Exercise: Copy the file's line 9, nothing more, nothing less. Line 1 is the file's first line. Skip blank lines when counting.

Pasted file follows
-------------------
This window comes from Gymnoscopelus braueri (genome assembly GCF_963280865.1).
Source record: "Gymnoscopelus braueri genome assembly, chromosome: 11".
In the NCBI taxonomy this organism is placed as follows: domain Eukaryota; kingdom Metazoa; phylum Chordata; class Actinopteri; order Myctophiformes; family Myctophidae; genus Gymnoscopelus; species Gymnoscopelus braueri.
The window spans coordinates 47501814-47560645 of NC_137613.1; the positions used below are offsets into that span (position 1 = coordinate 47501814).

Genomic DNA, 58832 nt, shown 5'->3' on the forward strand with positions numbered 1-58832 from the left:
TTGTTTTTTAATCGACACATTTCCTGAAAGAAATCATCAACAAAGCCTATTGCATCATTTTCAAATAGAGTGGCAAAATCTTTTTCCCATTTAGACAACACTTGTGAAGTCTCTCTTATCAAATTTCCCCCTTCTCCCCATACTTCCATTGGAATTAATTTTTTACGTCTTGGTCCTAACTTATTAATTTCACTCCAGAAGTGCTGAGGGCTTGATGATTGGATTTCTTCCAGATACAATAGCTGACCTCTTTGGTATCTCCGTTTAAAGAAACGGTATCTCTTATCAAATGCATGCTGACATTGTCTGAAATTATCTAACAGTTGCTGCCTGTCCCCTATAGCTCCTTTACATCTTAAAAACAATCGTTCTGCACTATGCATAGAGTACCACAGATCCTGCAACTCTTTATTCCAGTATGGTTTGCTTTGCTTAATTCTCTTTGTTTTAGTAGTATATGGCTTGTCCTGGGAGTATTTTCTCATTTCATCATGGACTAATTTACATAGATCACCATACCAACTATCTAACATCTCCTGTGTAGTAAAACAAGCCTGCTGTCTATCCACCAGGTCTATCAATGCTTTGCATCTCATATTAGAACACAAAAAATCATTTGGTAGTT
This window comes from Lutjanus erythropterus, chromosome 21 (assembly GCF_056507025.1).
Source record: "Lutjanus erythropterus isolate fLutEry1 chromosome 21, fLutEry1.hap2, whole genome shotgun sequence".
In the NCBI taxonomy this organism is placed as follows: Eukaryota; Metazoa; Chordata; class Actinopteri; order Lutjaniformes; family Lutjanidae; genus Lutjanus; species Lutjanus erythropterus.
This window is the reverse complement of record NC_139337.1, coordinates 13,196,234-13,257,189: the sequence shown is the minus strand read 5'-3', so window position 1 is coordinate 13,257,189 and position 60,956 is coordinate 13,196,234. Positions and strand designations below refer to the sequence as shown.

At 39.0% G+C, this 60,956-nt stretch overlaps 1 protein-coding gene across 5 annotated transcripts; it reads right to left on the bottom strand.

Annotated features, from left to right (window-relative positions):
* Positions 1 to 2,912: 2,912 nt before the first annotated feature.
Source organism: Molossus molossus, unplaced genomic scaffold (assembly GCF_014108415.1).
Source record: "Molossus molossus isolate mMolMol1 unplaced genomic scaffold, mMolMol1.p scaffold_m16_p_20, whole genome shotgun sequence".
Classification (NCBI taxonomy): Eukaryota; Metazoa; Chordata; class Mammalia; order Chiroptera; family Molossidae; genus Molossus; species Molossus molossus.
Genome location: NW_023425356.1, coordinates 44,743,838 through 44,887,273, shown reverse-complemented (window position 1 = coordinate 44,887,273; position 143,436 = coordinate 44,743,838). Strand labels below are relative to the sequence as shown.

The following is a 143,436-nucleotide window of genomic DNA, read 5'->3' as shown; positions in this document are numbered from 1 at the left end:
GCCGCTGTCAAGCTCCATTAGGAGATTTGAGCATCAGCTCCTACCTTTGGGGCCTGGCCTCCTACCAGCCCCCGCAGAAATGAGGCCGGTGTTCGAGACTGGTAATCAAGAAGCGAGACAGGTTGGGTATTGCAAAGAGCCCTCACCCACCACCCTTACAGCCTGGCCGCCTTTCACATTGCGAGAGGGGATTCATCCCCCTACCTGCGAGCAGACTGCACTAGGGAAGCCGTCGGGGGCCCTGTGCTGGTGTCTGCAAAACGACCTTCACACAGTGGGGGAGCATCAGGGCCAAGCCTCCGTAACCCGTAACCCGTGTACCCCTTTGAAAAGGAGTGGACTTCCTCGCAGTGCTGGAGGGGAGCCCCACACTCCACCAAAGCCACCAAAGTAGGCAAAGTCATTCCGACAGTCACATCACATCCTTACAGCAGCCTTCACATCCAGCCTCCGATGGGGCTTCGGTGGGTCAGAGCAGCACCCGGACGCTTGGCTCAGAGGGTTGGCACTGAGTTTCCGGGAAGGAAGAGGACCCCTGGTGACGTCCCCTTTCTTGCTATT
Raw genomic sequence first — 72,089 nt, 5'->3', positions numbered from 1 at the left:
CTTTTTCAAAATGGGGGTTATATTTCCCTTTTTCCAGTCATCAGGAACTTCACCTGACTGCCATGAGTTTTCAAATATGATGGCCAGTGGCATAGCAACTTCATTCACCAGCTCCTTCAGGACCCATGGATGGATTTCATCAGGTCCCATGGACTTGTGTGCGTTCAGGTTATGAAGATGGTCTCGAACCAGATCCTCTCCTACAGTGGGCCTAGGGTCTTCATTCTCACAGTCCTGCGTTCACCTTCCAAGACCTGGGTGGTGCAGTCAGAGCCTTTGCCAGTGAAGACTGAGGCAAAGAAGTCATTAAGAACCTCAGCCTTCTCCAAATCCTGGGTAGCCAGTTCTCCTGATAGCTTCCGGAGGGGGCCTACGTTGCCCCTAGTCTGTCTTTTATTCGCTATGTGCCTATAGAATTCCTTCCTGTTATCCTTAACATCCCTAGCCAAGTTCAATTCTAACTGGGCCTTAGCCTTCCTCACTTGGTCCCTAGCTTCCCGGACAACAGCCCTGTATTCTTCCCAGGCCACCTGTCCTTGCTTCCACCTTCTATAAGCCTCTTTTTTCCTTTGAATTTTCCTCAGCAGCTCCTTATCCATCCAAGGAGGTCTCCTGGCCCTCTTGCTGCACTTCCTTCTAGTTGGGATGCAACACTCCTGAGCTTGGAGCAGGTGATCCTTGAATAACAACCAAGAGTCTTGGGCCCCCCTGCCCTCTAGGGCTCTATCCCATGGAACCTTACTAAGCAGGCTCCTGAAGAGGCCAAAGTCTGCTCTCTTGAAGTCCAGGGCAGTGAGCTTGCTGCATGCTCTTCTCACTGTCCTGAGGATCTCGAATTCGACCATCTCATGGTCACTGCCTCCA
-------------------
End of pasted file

In the NCBI taxonomy this organism is placed as follows: Eukaryota; Metazoa; Chordata; class Actinopteri; order Lutjaniformes; family Lutjanidae; genus Lutjanus; species Lutjanus erythropterus.